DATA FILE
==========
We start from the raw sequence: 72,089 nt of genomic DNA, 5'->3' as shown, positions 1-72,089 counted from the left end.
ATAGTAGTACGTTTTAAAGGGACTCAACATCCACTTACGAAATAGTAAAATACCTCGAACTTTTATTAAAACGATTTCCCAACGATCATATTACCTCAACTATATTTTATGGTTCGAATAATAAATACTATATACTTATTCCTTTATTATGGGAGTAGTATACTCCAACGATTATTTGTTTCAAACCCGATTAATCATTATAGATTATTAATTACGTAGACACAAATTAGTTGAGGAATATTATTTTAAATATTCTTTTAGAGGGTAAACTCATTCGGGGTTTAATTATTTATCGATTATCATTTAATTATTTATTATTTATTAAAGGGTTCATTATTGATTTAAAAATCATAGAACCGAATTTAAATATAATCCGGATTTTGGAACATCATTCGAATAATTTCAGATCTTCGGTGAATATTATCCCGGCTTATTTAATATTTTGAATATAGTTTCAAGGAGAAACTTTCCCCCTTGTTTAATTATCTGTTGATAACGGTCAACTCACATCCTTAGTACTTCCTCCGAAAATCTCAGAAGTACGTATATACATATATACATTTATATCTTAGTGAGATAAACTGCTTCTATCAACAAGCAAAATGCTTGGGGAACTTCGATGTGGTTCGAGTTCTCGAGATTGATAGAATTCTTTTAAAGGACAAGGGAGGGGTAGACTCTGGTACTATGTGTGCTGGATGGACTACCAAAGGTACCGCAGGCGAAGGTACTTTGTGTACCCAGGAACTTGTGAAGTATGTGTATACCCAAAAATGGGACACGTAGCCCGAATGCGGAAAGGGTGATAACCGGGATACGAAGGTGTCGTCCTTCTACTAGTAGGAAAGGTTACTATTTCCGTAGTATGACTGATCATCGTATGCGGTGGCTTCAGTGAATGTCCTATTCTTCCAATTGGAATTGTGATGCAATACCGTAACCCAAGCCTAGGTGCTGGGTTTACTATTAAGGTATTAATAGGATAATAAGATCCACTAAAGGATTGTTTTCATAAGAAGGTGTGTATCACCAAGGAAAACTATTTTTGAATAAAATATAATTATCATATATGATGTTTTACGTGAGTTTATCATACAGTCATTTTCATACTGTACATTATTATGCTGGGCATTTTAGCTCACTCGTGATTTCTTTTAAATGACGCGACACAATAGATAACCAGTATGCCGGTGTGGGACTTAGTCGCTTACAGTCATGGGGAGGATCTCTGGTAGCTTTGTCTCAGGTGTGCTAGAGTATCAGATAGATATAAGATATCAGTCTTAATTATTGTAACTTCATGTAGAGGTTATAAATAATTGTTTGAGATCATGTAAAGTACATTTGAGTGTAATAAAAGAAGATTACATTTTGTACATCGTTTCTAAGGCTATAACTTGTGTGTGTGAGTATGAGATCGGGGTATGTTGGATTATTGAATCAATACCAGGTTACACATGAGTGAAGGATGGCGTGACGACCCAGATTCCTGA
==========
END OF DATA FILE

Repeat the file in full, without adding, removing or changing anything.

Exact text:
We start from the raw sequence: 72,089 nt of genomic DNA, 5'->3' as shown, positions 1-72,089 counted from the left end.
ATAGTAGTACGTTTTAAAGGGACTCAACATCCACTTACGAAATAGTAAAATACCTCGAACTTTTATTAAAACGATTTCCCAACGATCATATTACCTCAACTATATTTTATGGTTCGAATAATAAATACTATATACTTATTCCTTTATTATGGGAGTAGTATACTCCAACGATTATTTGTTTCAAACCCGATTAATCATTATAGATTATTAATTACGTAGACACAAATTAGTTGAGGAATATTATTTTAAATATTCTTTTAGAGGGTAAACTCATTCGGGGTTTAATTATTTATCGATTATCATTTAATTATTTATTATTTATTAAAGGGTTCATTATTGATTTAAAAATCATAGAACCGAATTTAAATATAATCCGGATTTTGGAACATCATTCGAATAATTTCAGATCTTCGGTGAATATTATCCCGGCTTATTTAATATTTTGAATATAGTTTCAAGGAGAAACTTTCCCCCTTGTTTAATTATCTGTTGATAACGGTCAACTCACATCCTTAGTACTTCCTCCGAAAATCTCAGAAGTACGTATATACATATATACATTTATATCTTAGTGAGATAAACTGCTTCTATCAACAAGCAAAATGCTTGGGGAACTTCGATGTGGTTCGAGTTCTCGAGATTGATAGAATTCTTTTAAAGGACAAGGGAGGGGTAGACTCTGGTACTATGTGTGCTGGATGGACTACCAAAGGTACCGCAGGCGAAGGTACTTTGTGTACCCAGGAACTTGTGAAGTATGTGTATACCCAAAAATGGGACACGTAGCCCGAATGCGGAAAGGGTGATAACCGGGATACGAAGGTGTCGTCCTTCTACTAGTAGGAAAGGTTACTATTTCCGTAGTATGACTGATCATCGTATGCGGTGGCTTCAGTGAATGTCCTATTCTTCCAATTGGAATTGTGATGCAATACCGTAACCCAAGCCTAGGTGCTGGGTTTACTATTAAGGTATTAATAGGATAATAAGATCCACTAAAGGATTGTTTTCATAAGAAGGTGTGTATCACCAAGGAAAACTATTTTTGAATAAAATATAATTATCATATATGATGTTTTACGTGAGTTTATCATACAGTCATTTTCATACTGTACATTATTATGCTGGGCATTTTAGCTCACTCGTGATTTCTTTTAAATGACGCGACACAATAGATAACCAGTATGCCGGTGTGGGACTTAGTCGCTTACAGTCATGGGGAGGATCTCTGGTAGCTTTGTCTCAGGTGTGCTAGAGTATCAGATAGATATAAGATATCAGTCTTAATTATTGTAACTTCATGTAGAGGTTATAAATAATTGTTTGAGATCATGTAAAGTACATTTGAGTGTAATAAAAGAAGATTACATTTTGTACATCGTTTCTAAGGCTATAACTTGTGTGTGTGAGTATGAGATCGGGGTATGTTGGATTATTGAATCAATACCAGGTTACACATGAGTGAAGGATGGCGTGACGACCCAGATTCCTGA